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On his first original album in seven years, 3 Pears, country pioneer Dwight Yoakam remains stylistically steadfast. A blend of country, Americana, and pop sounds, 3 Pears delivers what fans have come to expect from Yoakam over the past twenty-plus years. In true Yoakam style, the album strikes a balance between heartfelt ballads and cowboy boot stompin’ jams, all the while maintaining a wily smile.
Take “Dim Lights, Thick Smoke,” a new rocker off of 3 Pears, reminiscent of Yoakam’s 1986 breakthrough single, “Guitars, Cadillacs.” “Dim lights, thick smoke and loud loud music, you’ll never make a wife to a home lovin’ man, a home and children mean nothing to you,” howls Yoakam over an irresistible country riff. It’s the same kind of honky-tonk attitude that made him the first-ever country musician featured on MTV back in the eighties and the kind of attitude that contemporary stars such as Blake Shelton, Brad Paisley, and Jason Aldean have been trying to emulate for years. Tracks like “Dim Lights” and “A Heart Like Mine” are undeniable fun which showcase Yoakam at his loud, honky-tonk best.
On the complete opposite side of the spectrum are tracks like the quiet ballad, “It’s Never Alright” – a haunting song which could either be Yoakam’s description of life away from his lover or a reflection on his own personal shortcomings.
“They say it gets better, well I guess that it might, but even when it’s better, it’s never alright,” a somber Yoakam croons over the sounds of a piano. Moments like these, in which Yoakam is softer and more vulnerable, are amongst the finest on the album, for they do away with the amplifiers and gasoline and give insight into the man under the famous cowboy hat. Granted, Yoakam is no stranger to exposing his gentler side, as he released an all acoustic album in 2000; however, new ballads like “It’s Never Alright,” “Missing Heart,” and “Trying” are still welcomed additions to his catalog.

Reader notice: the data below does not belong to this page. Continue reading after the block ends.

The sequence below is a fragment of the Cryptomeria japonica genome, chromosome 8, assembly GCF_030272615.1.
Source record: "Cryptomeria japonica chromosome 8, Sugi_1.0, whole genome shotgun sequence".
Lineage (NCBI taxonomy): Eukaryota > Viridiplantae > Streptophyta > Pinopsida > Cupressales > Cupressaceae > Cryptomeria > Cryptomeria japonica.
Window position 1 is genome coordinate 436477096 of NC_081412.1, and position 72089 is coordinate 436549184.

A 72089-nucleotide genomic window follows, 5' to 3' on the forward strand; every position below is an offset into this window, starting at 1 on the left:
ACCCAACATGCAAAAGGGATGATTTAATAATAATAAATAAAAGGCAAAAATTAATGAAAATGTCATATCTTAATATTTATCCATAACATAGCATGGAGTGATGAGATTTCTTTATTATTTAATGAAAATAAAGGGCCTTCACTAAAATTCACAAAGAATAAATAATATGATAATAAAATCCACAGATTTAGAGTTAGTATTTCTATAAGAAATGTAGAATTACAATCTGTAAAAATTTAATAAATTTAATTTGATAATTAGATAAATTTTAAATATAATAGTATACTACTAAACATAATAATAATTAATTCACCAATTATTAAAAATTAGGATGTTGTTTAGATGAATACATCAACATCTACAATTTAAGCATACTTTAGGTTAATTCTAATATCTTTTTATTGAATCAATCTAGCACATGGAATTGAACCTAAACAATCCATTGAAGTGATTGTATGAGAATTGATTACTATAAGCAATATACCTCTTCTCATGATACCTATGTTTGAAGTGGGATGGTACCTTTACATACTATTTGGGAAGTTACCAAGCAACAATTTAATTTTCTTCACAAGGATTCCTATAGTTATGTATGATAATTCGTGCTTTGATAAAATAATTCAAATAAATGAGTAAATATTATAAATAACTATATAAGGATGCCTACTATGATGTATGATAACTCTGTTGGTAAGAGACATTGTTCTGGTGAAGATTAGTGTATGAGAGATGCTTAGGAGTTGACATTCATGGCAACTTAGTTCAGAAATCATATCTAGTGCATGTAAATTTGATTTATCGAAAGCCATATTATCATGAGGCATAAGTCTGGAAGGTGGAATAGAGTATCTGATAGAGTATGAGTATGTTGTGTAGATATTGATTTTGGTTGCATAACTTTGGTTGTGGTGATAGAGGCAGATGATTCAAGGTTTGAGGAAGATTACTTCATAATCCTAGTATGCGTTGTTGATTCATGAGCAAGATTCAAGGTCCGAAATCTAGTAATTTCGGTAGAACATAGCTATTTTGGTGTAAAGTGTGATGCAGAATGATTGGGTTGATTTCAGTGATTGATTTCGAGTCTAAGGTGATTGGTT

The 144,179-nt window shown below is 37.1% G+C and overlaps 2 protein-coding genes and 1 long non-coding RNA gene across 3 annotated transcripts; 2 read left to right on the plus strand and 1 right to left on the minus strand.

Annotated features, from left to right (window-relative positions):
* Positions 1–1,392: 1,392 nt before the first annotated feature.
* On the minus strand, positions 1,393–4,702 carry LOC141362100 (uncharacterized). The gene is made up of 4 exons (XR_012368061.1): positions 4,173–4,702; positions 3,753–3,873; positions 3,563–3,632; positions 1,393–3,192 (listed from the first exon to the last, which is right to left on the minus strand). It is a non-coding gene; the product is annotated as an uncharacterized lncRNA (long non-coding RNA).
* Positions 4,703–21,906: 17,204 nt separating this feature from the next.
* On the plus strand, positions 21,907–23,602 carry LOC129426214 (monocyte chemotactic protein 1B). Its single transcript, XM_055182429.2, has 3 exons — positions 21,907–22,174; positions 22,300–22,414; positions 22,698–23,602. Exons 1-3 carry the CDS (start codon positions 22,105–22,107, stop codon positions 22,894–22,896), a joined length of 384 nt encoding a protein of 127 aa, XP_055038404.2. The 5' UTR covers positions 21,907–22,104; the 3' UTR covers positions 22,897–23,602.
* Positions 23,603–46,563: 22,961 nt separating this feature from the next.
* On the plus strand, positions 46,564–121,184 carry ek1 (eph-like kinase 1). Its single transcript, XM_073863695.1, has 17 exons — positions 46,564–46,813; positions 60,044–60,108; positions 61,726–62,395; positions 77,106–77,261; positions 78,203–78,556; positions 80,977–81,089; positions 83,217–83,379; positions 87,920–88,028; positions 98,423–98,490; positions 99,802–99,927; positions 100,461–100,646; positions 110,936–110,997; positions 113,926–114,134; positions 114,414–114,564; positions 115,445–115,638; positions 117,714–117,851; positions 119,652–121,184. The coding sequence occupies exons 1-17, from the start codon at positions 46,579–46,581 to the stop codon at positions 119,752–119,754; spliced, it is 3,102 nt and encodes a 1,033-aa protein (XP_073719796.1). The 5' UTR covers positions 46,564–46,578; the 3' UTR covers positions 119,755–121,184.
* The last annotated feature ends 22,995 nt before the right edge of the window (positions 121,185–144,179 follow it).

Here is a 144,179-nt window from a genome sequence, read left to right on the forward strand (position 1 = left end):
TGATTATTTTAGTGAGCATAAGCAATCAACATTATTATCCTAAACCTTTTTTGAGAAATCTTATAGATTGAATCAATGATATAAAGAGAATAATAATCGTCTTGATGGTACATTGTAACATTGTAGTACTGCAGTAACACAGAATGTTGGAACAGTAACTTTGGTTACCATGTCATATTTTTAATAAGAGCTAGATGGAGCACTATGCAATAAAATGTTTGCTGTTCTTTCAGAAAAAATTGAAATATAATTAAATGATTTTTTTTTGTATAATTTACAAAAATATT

While the ballads of 3 Pears cover a good deal of emotional ground, Yoakam’s sense of humor isn’t lost in the mix. The album title itself refers to a humorous image that Yoakam saw of John Lennon wearing three pairs of sunglasses all at once. Inspired by Lennon’s classic whimsy, Yoakam warped the phrase “three pairs” a bit and penned the title track, which finds the country star getting as quirky as he gets with vocals resembling Springsteen circa Working on a Dream.
Similar to “3 Pears” in originality, “Waterfall” is a tropical lullaby that flows along like its namesake with the help of whimsical imagery, like “a big giraffe,” “a single peanut butter kiss,” and “a big moonlight.” Yoakam is a natural at painting simple, absurd pictures into his listeners’ heads; so much so, it is enough to make one question why, amongst his various endeavors (holiday music, film acting, frozen foods), he is yet to release a children’s album.
With his twelfth original studio album and first with his resigned contract at Warner Bros. Nashville, Yoakam beckons at aspects of his musical past, all the while looking ahead to the future. On 3 Pears, Yoakam collaborated with young popular musicians such as Kid Rock, who co-wrote the album’s lively opener (“Take Hold of My Hand”) and Beck, who co-produced two significant tracks (“A Heart Like Mine” & “Missing Heart”).
Through continuing to work with younger musicians like Kid Rock and Beck, it is possible that Yoakam can create music that appeals both to his old fans as well as younger country fans – a surely daunting task for any musician. Yet, as two decades, two Grammys, and 25 million albums worldwide can attest, a determined Dwight Yoakam may be reloaded and up for the challenge.